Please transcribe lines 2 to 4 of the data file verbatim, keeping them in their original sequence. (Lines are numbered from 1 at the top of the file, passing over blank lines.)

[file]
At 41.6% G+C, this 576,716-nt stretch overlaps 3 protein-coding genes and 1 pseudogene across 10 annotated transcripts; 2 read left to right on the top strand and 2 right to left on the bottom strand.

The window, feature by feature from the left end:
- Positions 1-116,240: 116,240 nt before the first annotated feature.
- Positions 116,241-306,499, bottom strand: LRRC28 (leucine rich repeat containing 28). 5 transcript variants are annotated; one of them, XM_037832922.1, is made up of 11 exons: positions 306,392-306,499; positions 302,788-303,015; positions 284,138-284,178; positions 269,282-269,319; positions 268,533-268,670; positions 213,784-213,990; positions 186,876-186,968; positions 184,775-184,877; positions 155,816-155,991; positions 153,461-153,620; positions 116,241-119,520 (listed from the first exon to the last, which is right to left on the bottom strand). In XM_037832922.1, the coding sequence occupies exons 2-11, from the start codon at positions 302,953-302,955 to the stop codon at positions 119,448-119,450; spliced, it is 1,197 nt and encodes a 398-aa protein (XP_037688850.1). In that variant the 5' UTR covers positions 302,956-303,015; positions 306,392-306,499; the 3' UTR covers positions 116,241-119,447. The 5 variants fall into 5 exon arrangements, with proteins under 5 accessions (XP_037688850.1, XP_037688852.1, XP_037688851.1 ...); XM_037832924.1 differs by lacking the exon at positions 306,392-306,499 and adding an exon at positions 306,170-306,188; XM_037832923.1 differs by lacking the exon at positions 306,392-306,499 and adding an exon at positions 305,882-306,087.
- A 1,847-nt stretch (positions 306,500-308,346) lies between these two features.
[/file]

The window, feature by feature from the left end:
- Positions 1-116,240: 116,240 nt before the first annotated feature.
- Positions 116,241-306,499, bottom strand: LRRC28 (leucine rich repeat containing 28). 5 transcript variants are annotated; one of them, XM_037832922.1, is made up of 11 exons: positions 306,392-306,499; positions 302,788-303,015; positions 284,138-284,178; positions 269,282-269,319; positions 268,533-268,670; positions 213,784-213,990; positions 186,876-186,968; positions 184,775-184,877; positions 155,816-155,991; positions 153,461-153,620; positions 116,241-119,520 (listed from the first exon to the last, which is right to left on the bottom strand). In XM_037832922.1, the coding sequence occupies exons 2-11, from the start codon at positions 302,953-302,955 to the stop codon at positions 119,448-119,450; spliced, it is 1,197 nt and encodes a 398-aa protein (XP_037688850.1). In that variant the 5' UTR covers positions 302,956-303,015; positions 306,392-306,499; the 3' UTR covers positions 116,241-119,447. The 5 variants fall into 5 exon arrangements, with proteins under 5 accessions (XP_037688850.1, XP_037688852.1, XP_037688851.1 ...); XM_037832924.1 differs by lacking the exon at positions 306,392-306,499 and adding an exon at positions 306,170-306,188; XM_037832923.1 differs by lacking the exon at positions 306,392-306,499 and adding an exon at positions 305,882-306,087.